Vygotsky's Theories Of Cognitive Development
Topics: Theory of cognitive development, Jean Piaget / Pages: 7 (1676 words) / Published: Oct 9th, 2015

Evaluation on two theories of cognitive development
This essay I will look at the similarity and the differences between Piaget's and Vygotsky's theories in explanation of child cognitive development. Particularly it will describe their theories on the importance of social interactions in influencing development. I will give a brief overview of the four stages of Piaget's theories. Piaget's and Vygotsky's theories will then be evaluated, with key terms explained. I aim to show that Vygotsky's theory placed far more emphasis on social interactions in children's cognitive development than Piaget, and that their theories were informed by their own cultural influence.
Cognitive development theory explains how humans obtain and construct knowledge
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While, Vygotsky's theory centres on the social action and he defines intelligence as the capacity to learn from teaching.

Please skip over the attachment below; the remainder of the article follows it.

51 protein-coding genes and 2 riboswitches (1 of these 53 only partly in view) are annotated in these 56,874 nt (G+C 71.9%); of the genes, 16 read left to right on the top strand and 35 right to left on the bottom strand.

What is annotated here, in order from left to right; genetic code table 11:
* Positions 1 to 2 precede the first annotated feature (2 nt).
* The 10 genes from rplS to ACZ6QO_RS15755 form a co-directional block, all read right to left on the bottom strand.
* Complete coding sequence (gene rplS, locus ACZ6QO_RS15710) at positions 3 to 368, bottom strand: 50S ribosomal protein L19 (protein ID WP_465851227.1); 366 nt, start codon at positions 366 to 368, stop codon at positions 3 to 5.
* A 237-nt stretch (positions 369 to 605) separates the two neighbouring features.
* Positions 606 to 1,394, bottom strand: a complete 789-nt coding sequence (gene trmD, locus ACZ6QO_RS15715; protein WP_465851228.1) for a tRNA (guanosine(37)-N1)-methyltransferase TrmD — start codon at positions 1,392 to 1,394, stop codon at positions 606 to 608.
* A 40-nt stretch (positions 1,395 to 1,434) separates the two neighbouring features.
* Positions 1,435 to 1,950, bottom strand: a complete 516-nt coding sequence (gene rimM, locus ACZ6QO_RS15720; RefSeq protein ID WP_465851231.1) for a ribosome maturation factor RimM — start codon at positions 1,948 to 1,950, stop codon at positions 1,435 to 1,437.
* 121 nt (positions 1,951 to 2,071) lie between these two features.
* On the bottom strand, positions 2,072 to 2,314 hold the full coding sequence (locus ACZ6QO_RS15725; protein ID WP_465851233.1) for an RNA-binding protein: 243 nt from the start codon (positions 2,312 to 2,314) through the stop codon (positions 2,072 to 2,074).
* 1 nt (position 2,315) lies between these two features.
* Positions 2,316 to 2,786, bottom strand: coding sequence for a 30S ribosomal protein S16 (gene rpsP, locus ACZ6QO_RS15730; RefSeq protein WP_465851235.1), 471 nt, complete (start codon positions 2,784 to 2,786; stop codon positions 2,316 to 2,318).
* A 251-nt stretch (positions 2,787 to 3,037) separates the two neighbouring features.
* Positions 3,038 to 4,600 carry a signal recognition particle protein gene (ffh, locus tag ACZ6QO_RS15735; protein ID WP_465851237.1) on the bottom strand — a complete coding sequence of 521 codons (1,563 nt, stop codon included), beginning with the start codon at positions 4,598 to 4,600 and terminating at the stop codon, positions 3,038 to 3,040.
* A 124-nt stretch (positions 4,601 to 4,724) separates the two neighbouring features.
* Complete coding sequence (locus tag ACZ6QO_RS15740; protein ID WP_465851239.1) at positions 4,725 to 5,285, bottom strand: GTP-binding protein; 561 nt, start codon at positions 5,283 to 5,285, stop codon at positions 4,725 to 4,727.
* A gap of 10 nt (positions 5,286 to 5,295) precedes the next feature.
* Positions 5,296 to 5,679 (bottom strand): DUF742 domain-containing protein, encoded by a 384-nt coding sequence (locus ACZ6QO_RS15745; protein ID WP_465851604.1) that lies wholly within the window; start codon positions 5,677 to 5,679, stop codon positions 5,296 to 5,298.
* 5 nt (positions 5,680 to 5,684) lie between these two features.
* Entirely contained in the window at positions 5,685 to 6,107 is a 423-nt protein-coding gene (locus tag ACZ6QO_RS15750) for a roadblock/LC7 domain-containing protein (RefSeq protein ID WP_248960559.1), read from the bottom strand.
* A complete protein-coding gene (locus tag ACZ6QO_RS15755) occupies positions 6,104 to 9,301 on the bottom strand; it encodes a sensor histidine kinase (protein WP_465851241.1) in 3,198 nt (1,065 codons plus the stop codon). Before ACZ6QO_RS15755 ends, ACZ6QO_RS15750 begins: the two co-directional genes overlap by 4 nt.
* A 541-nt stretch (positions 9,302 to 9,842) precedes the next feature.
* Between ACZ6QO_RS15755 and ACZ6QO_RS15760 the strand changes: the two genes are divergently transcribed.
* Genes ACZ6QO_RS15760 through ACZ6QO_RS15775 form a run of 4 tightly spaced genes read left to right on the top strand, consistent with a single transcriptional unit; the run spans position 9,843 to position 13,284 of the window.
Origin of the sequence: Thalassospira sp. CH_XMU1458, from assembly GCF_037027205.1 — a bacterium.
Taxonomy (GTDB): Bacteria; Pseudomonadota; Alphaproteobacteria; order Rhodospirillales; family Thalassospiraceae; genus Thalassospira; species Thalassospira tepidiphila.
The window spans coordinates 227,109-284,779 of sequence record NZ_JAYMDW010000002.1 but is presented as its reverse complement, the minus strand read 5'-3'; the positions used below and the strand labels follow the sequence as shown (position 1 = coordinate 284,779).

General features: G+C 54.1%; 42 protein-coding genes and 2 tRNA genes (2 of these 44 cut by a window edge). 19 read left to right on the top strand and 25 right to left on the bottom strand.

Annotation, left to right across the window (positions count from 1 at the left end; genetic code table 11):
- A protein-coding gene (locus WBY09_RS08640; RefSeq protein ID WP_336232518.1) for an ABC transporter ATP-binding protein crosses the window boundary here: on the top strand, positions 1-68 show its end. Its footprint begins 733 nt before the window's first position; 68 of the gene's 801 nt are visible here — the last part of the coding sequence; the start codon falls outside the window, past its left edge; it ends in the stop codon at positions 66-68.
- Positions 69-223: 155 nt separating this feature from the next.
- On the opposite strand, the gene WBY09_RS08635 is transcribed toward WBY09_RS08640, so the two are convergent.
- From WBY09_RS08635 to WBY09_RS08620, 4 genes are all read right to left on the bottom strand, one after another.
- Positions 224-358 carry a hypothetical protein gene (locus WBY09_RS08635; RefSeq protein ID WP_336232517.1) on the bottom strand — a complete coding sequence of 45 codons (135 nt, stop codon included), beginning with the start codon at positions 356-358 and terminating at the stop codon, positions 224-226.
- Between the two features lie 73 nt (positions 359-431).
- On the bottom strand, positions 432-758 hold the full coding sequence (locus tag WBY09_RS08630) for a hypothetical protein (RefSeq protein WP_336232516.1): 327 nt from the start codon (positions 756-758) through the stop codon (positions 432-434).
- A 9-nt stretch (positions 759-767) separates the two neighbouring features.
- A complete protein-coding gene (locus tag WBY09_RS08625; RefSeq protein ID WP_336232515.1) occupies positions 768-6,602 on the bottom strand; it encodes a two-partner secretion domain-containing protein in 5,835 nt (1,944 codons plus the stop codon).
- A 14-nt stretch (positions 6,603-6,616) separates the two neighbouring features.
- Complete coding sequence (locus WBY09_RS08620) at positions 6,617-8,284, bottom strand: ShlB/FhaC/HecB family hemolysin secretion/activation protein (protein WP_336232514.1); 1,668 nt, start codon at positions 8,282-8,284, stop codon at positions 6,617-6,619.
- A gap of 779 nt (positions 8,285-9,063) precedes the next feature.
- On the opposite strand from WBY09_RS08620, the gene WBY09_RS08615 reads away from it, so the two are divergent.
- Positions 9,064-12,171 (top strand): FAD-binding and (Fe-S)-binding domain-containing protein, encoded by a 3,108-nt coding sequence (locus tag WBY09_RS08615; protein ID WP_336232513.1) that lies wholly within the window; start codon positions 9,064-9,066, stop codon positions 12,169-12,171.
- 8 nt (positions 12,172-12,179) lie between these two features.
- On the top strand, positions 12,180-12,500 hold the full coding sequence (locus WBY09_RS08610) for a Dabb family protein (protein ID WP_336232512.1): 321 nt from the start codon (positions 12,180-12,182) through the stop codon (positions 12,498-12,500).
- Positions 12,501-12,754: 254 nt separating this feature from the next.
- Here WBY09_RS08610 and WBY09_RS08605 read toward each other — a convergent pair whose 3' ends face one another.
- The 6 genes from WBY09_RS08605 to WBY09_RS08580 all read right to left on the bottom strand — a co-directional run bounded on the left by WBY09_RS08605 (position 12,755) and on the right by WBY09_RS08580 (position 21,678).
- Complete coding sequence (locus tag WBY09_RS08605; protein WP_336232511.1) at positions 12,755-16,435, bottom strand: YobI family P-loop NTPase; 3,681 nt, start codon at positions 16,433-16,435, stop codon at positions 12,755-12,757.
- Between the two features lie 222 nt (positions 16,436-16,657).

I will also look at the impact both Piaget and Vygotsky's theories have had on education and how they have been applied to education. Piaget's theory is about child intellectual development and the gaining of knowledge. While Vygotsky's main theory was how culture influence development, through language and the society.
Jean Piaget was born on August 1896 and died 1980 (56 years old), he studied the development of children's understanding, through examing and paying attention to children while he carried out his experiments. According to Piaget cognitive development occurs through the interaction of innate capacities with environmental events and progresses through a series of hierarchical, qualitative different and stages (Gross 2005). All children pass through Piaget stages in the same level without missing anyone of them, except if the child has brain damage or brain
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Infants learn about the world primarily through their sense (sensori-), and by doing (motor) (Gross 2005).An important discovery during the sensori-motor stage is the object permanence. An infant will look where an object disappears for a few moment but wont search for it. If the object doesn't reappear the infant apparently loses interest. Piaget's demonstrate the limited object performance of babies between eight and twelve months. They can retrieve a hidden object only from its original hiding place, not where it was last hidden. Not until about twelve months will they search under the cushion where they last saw the object hidden (Gross

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